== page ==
You visit a remote desert island inhabited by one hundred very friendly dragons, all of whom have green eyes. They haven’t seen a human for many centuries and are very excited about your visit. They show you around their island and tell you all about their dragon way of life (dragons can talk, of course).

They seem to be quite normal, as far as dragons go, but then you find out something rather odd. They have a rule on the island which states that if a dragon ever finds out that he/she has green eyes, then at precisely midnight on the day of this discovery, he/she must relinquish all dragon powers and transform into a long tailed sparrow. However, there are no mirrors on the island, and they never talk about eye color, so the dragons have been living in blissful ignorance throughout the ages.

Upon your departure, all the dragons get together to see you off, and in a tearful farewell you thank them for being such hospitable dragons. Then you decide to tell them something that they all already know (for each can see the colors of the eyes of the other dragons). You tell them all that at least one of them has green eyes. Then you leave, not thinking of the consequences (if any). Assuming that the dragons are (of course) infallibly logical, what happens?

If something interesting does happen, what exactly is the new information that you gave the dragons?

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TopNewestLet’s start with a smaller number of dragons, N, instead of one hundred, to get a feel for the problem.

If N = 1, and you tell this dragon that at least one of the dragons has green eyes, then you are simply telling him that he has green eyes, so he must turn into a sparrow at midnight.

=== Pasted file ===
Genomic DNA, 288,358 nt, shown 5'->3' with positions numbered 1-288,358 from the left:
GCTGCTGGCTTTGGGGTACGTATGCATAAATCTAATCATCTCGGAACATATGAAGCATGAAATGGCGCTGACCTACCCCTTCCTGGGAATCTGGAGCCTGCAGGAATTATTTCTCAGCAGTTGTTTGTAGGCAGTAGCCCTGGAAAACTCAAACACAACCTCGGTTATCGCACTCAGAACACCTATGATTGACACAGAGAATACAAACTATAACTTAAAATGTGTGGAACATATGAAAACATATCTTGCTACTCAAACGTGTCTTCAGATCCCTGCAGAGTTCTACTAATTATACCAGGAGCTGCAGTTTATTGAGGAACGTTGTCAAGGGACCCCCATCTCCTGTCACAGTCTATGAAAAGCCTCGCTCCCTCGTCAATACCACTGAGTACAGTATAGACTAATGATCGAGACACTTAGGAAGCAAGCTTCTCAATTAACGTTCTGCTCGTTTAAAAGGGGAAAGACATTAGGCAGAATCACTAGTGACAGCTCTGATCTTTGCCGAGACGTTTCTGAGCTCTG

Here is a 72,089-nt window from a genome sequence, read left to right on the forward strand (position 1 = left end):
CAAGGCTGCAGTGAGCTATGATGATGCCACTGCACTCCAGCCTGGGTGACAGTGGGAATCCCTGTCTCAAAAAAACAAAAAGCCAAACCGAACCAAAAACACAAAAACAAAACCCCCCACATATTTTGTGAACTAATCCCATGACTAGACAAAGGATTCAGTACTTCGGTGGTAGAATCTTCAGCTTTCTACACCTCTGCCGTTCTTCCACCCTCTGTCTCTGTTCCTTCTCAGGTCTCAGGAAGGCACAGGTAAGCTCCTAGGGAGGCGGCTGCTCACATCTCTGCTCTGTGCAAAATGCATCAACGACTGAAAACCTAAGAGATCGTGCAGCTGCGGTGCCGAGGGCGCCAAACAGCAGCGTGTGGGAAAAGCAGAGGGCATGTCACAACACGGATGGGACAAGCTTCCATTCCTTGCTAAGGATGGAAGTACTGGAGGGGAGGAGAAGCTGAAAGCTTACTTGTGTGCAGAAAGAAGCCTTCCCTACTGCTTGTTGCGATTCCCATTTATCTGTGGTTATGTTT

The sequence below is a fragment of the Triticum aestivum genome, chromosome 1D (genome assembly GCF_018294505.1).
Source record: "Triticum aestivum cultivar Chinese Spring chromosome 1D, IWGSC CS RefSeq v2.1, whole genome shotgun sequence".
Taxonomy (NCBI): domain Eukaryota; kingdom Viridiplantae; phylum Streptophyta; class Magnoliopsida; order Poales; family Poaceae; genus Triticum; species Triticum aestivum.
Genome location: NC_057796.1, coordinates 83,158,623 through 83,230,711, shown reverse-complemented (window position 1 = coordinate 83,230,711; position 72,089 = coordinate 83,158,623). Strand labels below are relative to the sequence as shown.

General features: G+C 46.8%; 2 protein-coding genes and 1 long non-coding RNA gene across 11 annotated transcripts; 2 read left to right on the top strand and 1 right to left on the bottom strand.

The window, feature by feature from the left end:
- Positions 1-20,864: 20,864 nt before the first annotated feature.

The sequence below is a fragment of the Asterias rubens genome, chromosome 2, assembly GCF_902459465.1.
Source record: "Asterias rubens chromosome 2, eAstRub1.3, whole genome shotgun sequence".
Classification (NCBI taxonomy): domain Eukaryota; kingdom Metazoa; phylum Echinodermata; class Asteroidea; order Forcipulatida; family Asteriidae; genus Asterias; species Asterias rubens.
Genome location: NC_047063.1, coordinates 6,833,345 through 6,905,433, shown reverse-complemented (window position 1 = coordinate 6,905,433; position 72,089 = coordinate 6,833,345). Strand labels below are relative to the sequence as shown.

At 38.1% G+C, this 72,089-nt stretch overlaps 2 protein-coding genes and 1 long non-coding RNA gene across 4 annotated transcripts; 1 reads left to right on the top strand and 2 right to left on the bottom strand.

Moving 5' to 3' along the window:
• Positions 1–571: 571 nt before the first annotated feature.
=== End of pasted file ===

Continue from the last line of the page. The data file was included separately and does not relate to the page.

If N = 2, let the dragons be called A and B. After your announcement that at least one of them has green eyes, A will think to himself, “If I do not have green eyes, then B can see that I don’t, so B will conclude that she must have green eyes. She will therefore turn into a sparrow on the first midnight.” Therefore, if B does not turn into a sparrow on the first midnight, then on the following day A will conclude that he himself must have green eyes, and so he will turn into a sparrow on the second midnight. The same thought process will occur for B, so they will both turn into sparrows on the second midnight.

If N = 3, let the dragons be called A, B, and C. After your announcement, C will think to himself, “If I do not have green eyes, then A and B can see that I don’t, so as far as they are concerned, they can use the reasoning for the N = 2 situation, in which case they will both turn into sparrows on the second midnight.” Therefore, if A and B do not turn into sparrows on the second midnight, then on the third day C will conclude that he himself must have green eyes, and so he will turn into a sparrow on the third midnight. The same thought process will occur for A and B, so they will all turn into sparrows on the third midnight. The pattern now seems clear.

Claim: Consider N dragons, all of whom have green eyes. If you announce to all of them that at least one of them has green eyes, they will all turn into sparrows on the Nth midnight.

Proof: We will prove this by induction. We will assume the result is true for N dragons, and then we will show that it is true for N + 1 dragons. We saw above that it holds for N = 1; 2; 3.

Consider N + 1 dragons, and pick one of them, called A. After your announcement, she will think to herself, “If I do not have green eyes, then the other N dragons can see that I don’t, so as far as they are concerned, they can use the reasoning for the situation with N dragons, in which case they will all turn into sparrows on the Nth midnight.” Therefore, if they do not all turn into sparrows on the Nth midnight, then on the (N + 1)st day A will conclude that she herself must have green eyes, and so she will turn into a sparrow on the (N + 1)st midnight. The same thought process will occur for the other N dragons, so they will all turn into sparrows on the (N + 1)st midnight.

Hence, in our problem all one hundred dragons will turn into sparrows on the 100th midnight.

## The answer is not original.

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